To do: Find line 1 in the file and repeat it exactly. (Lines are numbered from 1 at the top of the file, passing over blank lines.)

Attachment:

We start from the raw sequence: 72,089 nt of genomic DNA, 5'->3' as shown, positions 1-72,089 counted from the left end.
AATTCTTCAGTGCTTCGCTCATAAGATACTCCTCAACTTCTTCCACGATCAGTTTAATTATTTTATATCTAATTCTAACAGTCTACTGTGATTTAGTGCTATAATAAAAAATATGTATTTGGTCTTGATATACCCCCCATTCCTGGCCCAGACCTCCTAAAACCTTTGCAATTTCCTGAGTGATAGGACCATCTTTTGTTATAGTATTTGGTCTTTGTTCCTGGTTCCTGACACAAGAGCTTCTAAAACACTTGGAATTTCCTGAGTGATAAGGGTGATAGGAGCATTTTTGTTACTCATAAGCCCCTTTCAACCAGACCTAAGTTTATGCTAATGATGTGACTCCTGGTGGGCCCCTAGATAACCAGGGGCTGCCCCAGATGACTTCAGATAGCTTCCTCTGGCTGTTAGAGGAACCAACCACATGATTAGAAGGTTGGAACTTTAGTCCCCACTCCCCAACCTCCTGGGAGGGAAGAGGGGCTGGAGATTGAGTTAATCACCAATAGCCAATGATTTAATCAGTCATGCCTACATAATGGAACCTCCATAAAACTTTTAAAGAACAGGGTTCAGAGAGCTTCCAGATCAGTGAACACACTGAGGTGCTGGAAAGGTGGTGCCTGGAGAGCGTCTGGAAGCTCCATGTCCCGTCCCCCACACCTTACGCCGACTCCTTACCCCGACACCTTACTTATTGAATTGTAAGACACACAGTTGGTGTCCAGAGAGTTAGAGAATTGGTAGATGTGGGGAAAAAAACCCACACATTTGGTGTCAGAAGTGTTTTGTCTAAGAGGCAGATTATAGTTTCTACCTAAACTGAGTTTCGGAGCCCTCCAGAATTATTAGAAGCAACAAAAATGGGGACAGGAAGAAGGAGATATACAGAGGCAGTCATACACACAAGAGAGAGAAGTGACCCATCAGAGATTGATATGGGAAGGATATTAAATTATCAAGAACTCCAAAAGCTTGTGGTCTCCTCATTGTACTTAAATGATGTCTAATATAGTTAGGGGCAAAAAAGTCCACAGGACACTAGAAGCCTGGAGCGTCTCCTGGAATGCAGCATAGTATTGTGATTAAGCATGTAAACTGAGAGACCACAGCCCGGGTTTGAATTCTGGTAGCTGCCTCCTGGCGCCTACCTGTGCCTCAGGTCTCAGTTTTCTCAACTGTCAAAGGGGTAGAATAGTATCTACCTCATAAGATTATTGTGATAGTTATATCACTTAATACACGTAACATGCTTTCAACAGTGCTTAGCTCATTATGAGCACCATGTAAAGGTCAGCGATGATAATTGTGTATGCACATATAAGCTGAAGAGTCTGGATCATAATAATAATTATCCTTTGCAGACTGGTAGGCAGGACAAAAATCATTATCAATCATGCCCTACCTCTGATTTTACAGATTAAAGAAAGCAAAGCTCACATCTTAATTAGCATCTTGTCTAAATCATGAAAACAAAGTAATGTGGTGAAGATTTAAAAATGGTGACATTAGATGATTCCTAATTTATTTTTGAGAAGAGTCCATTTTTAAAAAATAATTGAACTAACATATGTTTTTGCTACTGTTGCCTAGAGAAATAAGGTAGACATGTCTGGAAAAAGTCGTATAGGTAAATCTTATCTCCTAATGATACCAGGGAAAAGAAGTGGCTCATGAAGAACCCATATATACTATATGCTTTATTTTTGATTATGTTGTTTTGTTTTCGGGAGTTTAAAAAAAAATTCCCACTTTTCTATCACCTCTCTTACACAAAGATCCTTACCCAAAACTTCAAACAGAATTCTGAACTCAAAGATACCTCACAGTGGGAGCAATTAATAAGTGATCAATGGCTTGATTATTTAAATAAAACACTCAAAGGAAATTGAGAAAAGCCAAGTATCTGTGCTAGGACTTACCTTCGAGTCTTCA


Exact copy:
We start from the raw sequence: 72,089 nt of genomic DNA, 5'->3' as shown, positions 1-72,089 counted from the left end.